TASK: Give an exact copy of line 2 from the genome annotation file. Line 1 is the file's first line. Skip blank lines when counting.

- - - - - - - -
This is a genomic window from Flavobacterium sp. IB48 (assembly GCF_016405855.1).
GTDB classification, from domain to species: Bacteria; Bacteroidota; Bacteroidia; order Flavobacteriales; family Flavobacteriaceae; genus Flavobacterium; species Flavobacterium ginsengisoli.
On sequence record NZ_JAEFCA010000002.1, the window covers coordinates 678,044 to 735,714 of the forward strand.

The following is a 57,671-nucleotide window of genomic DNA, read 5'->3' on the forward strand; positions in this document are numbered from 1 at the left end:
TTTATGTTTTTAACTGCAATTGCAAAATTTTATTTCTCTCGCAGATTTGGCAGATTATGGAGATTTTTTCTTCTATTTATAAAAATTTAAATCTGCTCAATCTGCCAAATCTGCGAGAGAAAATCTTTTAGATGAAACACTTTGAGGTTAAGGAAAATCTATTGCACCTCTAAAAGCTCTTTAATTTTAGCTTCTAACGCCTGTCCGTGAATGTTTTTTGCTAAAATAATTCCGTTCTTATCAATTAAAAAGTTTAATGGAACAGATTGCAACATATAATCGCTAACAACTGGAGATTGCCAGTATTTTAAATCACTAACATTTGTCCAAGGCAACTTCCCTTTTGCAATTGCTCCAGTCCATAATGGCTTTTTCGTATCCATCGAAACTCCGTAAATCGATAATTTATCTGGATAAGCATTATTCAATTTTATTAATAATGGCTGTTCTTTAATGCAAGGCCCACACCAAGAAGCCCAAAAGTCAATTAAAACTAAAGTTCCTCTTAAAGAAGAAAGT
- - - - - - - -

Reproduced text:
GTDB classification, from domain to species: Bacteria; Bacteroidota; Bacteroidia; order Flavobacteriales; family Flavobacteriaceae; genus Flavobacterium; species Flavobacterium ginsengisoli.